Tommy's Pop-It is merely another
way of saying the ushers are earning
thei. caaries my snn.-Exchange.
A Touch of Human Nature.
The doors which open from the side
walk into the lobby of a big building
are heavy ones and are very hard to
open. Yesterday a little hunchback
stepped out of an elevator on the first
loor. followed by a great big man.
The hunchback reached the doors first
and threw himself against one. Al
though he pushed with all his might.
be couldn't open it. Chagrined, he step
ped back, and the big man stepped up.
Noticing the look of humiliation on
the face of the little fellow, the big
"I've got a sore wrist. Come on; let's
see if we both can't open it."
The hunchback and the big man both
pushed on the door, and of course It
>peued. The two went out smiling.
The big man had no sore wrist at all.
rwo or three people looking on felt
Like cheering for him.-New York Tele
How to Walk.
There is no virtue in a dawdling
aunter. The slow and languid drag
ying of one foot after the other which
;one people call walking would tire
in athlete. It utterly exhausts a weak
rson, and that is the reason why
nany delicate persons think they can
2ot walk. To derive any benefit from
:he exercise it is necessary to walk
ith a light, elastic step which swings
:he weight of the body so easily from
ne leg to the other that Its weight
s not felt and which produces a
iealthy glow, showing that the slug
;ish blood is stirred to action in the
nost remote veins.
"I suppose you try to make your
ome so attractive to your husband
bat he will wish to spend all his spare
noments in it."
"Yes. I keep matches and cigars
vhere he may always find them handy;
here isn't a tidy or a sofa pillow or
nything of that kind in his room. and
allow him to have portraits of his
ather and mother hung In places that I
Lre just as good as those which are
levoted to the pictures of my own par
"I bought my wife a fine arrange
nent for long motor rides."
"What is it?"
"A sort of trap to wear over the
nouth called a dust protector."
"Does it work?"
"I don't know about the dust part
>f it, but it keeps her from talkingr"
Priscilla-Jack is the oddest feUow!
le took me driving yesterday, and
hen we were seren miles from home
Le said if : wouldn't promise to marry
aim he'd make me get out and walk
ack. Peneloe-Did you walk back?
iscilla-No, indeed, but the horse
Willis-I've got to cut out this high
fe while my wife Is away. Glls
hat's the trouble now? Wlls-The
>ace and the neighbors are beginning
Hicks-Mathers is one of those sim
ified spelling cranks, Isn't he? Wicks
-I shold say so! He spells wlfe "f." I
Husband-A fool and his money are ,
on parted. Wife-I haven't noticedj
~.u of tihe fool about you for som.
For Buggies, E
:ns, Harness, I
mobiles. See u
2 car loads of Rock Hill Bug
1 car load of Henderson Bug- t
1 car load of Corbitt Buggies. ~
1 car load of Belker Buggies.
2 car loads of Moline 1 horse]
1 car load of Moline 2 horse
D. C. SHA
10, 12 and 14 Sumter St
WASHINGTON, D. C.-Account .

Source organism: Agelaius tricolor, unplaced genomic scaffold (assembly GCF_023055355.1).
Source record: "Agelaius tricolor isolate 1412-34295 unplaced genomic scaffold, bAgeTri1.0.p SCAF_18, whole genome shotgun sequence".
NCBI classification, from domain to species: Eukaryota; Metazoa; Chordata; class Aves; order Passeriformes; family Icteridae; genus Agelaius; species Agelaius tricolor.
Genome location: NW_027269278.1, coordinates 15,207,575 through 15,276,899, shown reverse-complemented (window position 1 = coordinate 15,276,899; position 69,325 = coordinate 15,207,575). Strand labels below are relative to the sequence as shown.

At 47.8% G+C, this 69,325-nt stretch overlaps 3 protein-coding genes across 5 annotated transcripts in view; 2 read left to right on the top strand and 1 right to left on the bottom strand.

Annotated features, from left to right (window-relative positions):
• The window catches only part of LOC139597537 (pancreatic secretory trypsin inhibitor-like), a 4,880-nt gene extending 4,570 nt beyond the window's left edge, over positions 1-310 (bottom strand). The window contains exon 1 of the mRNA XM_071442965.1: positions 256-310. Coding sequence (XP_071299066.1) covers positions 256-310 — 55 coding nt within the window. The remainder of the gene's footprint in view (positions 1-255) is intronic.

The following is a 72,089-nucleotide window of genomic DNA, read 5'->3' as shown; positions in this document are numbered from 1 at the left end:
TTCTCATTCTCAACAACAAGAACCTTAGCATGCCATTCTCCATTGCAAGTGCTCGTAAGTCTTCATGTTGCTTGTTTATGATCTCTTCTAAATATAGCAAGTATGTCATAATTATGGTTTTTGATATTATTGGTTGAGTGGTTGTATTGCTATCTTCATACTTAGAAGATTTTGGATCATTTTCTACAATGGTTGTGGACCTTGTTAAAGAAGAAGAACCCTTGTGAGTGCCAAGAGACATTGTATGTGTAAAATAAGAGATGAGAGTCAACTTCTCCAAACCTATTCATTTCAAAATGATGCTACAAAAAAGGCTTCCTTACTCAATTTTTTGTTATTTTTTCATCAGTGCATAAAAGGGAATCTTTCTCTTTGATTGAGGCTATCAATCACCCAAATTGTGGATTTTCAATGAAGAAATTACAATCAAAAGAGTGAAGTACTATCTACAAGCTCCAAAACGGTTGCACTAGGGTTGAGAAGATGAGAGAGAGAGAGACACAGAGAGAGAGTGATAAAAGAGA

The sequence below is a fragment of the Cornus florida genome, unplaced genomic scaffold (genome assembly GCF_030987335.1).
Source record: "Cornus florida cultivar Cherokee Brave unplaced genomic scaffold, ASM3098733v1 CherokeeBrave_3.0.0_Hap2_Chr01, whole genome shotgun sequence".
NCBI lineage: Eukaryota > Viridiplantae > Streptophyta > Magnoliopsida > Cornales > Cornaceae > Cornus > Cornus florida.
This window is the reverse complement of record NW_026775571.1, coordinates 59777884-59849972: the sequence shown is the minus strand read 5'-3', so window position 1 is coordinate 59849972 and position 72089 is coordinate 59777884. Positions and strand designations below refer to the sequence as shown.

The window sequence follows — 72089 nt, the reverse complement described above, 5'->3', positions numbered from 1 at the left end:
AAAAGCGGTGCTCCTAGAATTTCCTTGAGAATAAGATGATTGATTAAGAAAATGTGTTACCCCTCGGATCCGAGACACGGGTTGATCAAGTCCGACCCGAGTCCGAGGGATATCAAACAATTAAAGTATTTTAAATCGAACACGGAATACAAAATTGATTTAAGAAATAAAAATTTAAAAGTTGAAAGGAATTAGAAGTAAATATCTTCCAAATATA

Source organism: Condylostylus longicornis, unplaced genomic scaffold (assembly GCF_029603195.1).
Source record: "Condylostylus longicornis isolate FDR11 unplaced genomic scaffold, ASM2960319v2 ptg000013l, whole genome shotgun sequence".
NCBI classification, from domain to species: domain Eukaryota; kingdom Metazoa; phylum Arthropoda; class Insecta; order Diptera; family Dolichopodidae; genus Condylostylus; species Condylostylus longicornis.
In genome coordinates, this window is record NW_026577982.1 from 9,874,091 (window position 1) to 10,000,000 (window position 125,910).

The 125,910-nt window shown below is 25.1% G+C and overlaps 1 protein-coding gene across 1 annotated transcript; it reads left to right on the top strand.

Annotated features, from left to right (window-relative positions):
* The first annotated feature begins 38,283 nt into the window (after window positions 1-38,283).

NEW ORLEANS, LA-Account
on sale A
For rates, tickets. etc., app:
J. L. MEEK,
Asst. General Pas. Agent.
L Our Ha
Ears shonld be entrusted to a well
tablised, hl~h standing
e this one, if you would be saved all
Si outroagemare agumentiinour :
hle Bank of Manning
~urries, Wag- 2
lorses, Mules i
ts and Auto- 2
s. Prices and .3
d For 1912:j
1 large car of the celebi-ated 9
oline new Cotton and Corn @
~lanters (no gears and no chains
ew Moline Improved Cotton
One horse and 2 sizes 2 horse
3lue Bird Plows.
Pea Thrashers, &c.
LW & CO~
OF THE SOUTH. _*
Lmerican Cotton Manufacturersa
n. Tickets on sale March 31st I
1st, final limit April 7th, 1912.
southern Commercial Congress. i
sale April 5th, 6th and 7thJ
limit April 20th, 1912.
National Drainage Congress. 6
sale April 7th. 8th and 9th,
April 25, 1912, unless tickets
ded until May 6th, which ex
iay be had by .2epositing tickets
payment of $1.00 per ticket. 2
Atanta Musical Festival. Tick
pril 21st to 26th, inclusive, with0
April 30th, 1912.
Ly to Ticket Agents or address:3
W. E. McGEE,
Div. Pas. Agent,
a. Charlton S. C. Ie
Is In The Ring?"
mounced at this time next week in this paper
TO OUR FRIENDS *
We take this method and time in thak
our friends and patrons for the many kind
favors they have shown us during the past
year, and hope we may have an increase in
our business with you for 1912,
May everyone have a very happy and
prosperous New Year in every way, is the
sincere wish of
J, H. RIGBY,
"The Young Reliable."
Have You Any Wearing Apparel That You Would Like
DRY CLEANED OR DYED?
the reputation of our concern insures satisfaction for any work in
Ir yo cant reachoany of our ags p co~nveniently wrt foor
your work to us.
King & Burns Lane. Charleston, S. C. 2
Agents Wanted-Good CommiissiOns.
. th .o.. and a g j U er Knidneva and Bladder Right
The Lesson Came Home to Him.
Two men, one a stranger in New
Eork, stopped at an uptown news
;tand to buy papers. The attendant
was not in sight. and the New Yorker, W
placing the coppers on the stand. turn- 7
.d to his companion and said, with a
show of civic pride. "That's the way
we do here.* Just then the newsboy e
ippeared. and the New Yorker. proba- g